Cave at Yodfat

This is part 2 of 3. Part 1 is here. Part 3 is here.

“Τί δὲ καὶ δεδοικότες πρὸς Ῥωμαίους οὐκ ἄνιμεν; ἆρ’ οὐχὶ θάνατον; εἶθ’ ὃν δεδοίκαμεν ἐκ τῶν ἐχθρῶν ὑποπτευόμενον ἑαυτοῖς βέβαιον ἐπιστήσομεν; ‘ἀλλὰ δουλείαν’, ἐρεῖ τις. πάνυ γοῦν νῦν ἐσμὲν ἐλεύθεροι. ‘γενναῖον γὰρ ἀνελεῖν ἑαυτόν’, φήσει τις. οὐ μὲν οὖν, ἀλλ’ ἀγενέστατον, ὡς ἔγωγε καὶ κυβερνήτην ἡγοῦμαι δειλότατον, ὅστις χειμῶνα δεδοικὼς πρὸ τῆς θυέλλης ἐβάπτισεν ἑκὼν τὸ σκάφος. ἀλλὰ μὴν ἡ αὐτοχειρία καὶ τῆς κοινῆς ἁπάντων ζῴων φύσεως ἀλλότριον καὶ πρὸς τὸν κτίσαντα θεὸν ἡμᾶς ἐστιν ἀσέβεια. τῶν μέν γε ζῴων οὐδέν ἐστιν ὃ θνήσκει μετὰ προνοίας ἢ δι’ αὐτοῦ· φύσεως γὰρ νόμος ἰσχυρὸς ἐν ἅπασιν τὸ ζῆν ἐθέλειν· διὰ τοῦτο καὶ τοὺς φανερῶς ἀφαιρουμένους ἡμᾶς τούτου πολεμίους ἡγούμεθα καὶ τοὺς ἐξ ἐνέδρας τιμωρούμεθα. τὸν δὲ θεὸν οὐκ οἴεσθε ἀγανακτεῖν, ὅταν ἄνθρωπος αὐτοῦ τὸ δῶρον ὑβρίζῃ; καὶ γὰρ εἰλήφαμεν παρ’ ἐκείνου τὸ εἶναι καὶ τὸ μηκέτι εἶναι πάλιν ἐκείνῳ διδῶμεν. τὰ μέν γε σώματα θνητὰ πᾶσιν καὶ ἐκ φθαρτῆς ὕλης δεδημιούργηται, ψυχὴ δὲ ἀθάνατος ἀεὶ καὶ θεοῦ μοῖρα τοῖς σώμασιν ἐνοικίζεται· εἶτ’ ἐὰν μὲν ἀφανίσῃ τις ἀνθρώπου παρακαταθήκην ἢ διαθῆται κακῶς, πονηρὸς εἶναι δοκεῖ καὶ ἄπιστος, εἰ δέ τις τοῦ σφετέρου σώματος ἐκβάλλει τὴν παρακαταθήκην τοῦ θεοῦ, λεληθέναι δοκεῖ τὸν ἀδικούμενον; καὶ κολάζειν μὲν τοὺς ἀποδράντας οἰκέτας δίκαιον νενόμισται κἂν πονηροὺς καταλείπωσι δεσπότας, αὐτοὶ δὲ κάλλιστον δεσπότην ἀποδιδράσκοντες τὸν θεὸν οὐ δοκοῦμεν ἀσεβεῖν;”
(Josephus, Bell. Iud. 3.366-373)

What is it we fear that prevents us from surrendering to the Romans? Is it not death? And shall we then inflict up an ourselves certain death, to avoid an uncertain death, which we fear, at the hands of our foes? ‘No, it is slavery we fear,’ I shall be told. Much liberty we enjoy at present! ‘It is noble to destroy oneself,’ another will say. Not so, I retort, but most ignoble; in my opinion there could be no more arrant coward than the pilot who, for fear of a tempest, deliberately sinks his ship before the storm. No; suicide is alike repugnant to that nature which all creatures share, and an act of impiety towards God who created us. Among the animals there is not one that deliberately seeks death or kills itself; so firmly rooted in all is nature’s law—the will to live. That is why we account as enemies those who would openly take our lives and punish as assassins those who clandestinely attempt to do so. And God—think you not that He is indignant when man treats His gift with scorn? For it is from Him that we have received our being, and it is to Him that we should leave the decision to take it away. All of us, it is true, have mortal bodies, composed of perishable matter, but the soul lives forever, immortal: it is a portion of the Deity housed in our bodies. If, then, one who makes away with or misapplies a deposit entrusted to him by a fellow-man is reckoned a perjured villain, how can he who casts out from his own body the deposit which God has placed there, hope to elude Him whom he has thus wronged? It is considered right to punish a fugitive slave, even though the master he leaves be a scoundrel; and shall we fly from the best of masters, from God Himself, and not be deemed impious? (tr. Henry St. John Thackeray)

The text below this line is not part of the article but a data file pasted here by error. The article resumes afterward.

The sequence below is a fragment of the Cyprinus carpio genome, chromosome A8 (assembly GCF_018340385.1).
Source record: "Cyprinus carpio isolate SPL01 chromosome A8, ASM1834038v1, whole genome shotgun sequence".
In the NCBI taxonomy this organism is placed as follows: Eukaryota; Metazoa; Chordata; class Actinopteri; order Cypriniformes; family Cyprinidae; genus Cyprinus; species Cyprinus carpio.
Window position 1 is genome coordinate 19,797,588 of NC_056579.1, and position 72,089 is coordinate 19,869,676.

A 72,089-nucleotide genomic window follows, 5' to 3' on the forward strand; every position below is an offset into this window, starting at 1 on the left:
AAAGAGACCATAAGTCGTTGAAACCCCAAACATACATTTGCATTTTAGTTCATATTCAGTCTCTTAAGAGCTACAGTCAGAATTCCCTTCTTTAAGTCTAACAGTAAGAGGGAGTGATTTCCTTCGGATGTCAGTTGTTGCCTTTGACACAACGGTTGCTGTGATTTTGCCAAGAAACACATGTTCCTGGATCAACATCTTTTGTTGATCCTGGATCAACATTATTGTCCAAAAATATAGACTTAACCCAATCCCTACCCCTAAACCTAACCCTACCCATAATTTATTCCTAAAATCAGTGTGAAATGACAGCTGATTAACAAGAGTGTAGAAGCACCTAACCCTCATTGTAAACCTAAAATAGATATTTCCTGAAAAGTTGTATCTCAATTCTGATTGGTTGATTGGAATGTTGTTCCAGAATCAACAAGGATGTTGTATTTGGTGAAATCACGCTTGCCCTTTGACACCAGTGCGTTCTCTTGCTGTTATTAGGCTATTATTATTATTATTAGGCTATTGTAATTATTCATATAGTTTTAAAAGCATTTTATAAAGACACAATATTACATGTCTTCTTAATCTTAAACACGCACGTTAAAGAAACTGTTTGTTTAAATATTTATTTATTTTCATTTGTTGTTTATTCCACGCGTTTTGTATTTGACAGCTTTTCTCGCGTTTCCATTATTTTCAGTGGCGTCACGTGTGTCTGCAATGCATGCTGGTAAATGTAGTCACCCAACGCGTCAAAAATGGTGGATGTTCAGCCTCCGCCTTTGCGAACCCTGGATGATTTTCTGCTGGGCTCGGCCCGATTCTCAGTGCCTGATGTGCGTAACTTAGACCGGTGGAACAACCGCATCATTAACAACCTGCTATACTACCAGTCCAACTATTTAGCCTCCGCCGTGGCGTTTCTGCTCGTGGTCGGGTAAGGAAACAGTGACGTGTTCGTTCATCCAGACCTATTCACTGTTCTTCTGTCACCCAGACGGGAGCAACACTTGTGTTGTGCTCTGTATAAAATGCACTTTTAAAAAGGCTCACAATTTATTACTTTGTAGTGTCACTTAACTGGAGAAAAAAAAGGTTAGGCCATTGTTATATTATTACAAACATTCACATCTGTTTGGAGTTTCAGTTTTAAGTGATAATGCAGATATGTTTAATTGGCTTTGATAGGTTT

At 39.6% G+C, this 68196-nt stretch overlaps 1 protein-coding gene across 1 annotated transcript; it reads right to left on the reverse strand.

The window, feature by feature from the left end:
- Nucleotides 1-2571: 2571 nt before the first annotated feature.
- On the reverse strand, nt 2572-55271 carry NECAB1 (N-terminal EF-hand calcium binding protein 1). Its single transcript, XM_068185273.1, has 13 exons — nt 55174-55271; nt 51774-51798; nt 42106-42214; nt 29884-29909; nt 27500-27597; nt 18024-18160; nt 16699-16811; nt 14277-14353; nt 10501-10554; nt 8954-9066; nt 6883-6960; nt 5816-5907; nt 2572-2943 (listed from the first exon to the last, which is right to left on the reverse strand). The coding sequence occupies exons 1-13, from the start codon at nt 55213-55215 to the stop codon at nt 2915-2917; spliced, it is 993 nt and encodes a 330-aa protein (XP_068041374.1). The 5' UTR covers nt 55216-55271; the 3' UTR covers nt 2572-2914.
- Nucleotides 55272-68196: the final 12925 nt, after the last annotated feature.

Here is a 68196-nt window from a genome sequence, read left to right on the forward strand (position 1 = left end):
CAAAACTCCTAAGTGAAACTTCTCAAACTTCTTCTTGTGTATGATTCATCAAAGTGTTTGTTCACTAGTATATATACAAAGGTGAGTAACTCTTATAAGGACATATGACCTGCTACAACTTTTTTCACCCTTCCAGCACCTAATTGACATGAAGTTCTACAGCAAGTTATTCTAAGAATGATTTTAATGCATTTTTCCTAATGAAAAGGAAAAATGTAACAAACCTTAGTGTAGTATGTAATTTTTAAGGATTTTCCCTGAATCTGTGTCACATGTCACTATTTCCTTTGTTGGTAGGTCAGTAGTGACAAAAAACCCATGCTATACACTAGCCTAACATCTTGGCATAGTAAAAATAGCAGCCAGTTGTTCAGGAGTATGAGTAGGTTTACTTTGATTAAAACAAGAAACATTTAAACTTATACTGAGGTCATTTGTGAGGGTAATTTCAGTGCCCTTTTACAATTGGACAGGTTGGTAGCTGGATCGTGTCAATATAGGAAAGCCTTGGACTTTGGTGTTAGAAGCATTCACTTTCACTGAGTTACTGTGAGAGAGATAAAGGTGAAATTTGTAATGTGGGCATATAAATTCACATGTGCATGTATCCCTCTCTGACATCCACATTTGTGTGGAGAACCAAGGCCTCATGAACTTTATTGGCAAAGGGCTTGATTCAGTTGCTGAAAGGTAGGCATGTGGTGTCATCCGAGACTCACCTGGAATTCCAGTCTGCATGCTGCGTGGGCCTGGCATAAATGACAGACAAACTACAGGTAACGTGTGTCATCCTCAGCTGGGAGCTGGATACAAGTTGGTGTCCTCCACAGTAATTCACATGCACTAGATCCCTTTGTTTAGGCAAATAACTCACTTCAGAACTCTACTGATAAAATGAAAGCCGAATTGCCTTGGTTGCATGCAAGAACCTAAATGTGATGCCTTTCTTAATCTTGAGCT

3 thoughts on “Autocheiria”

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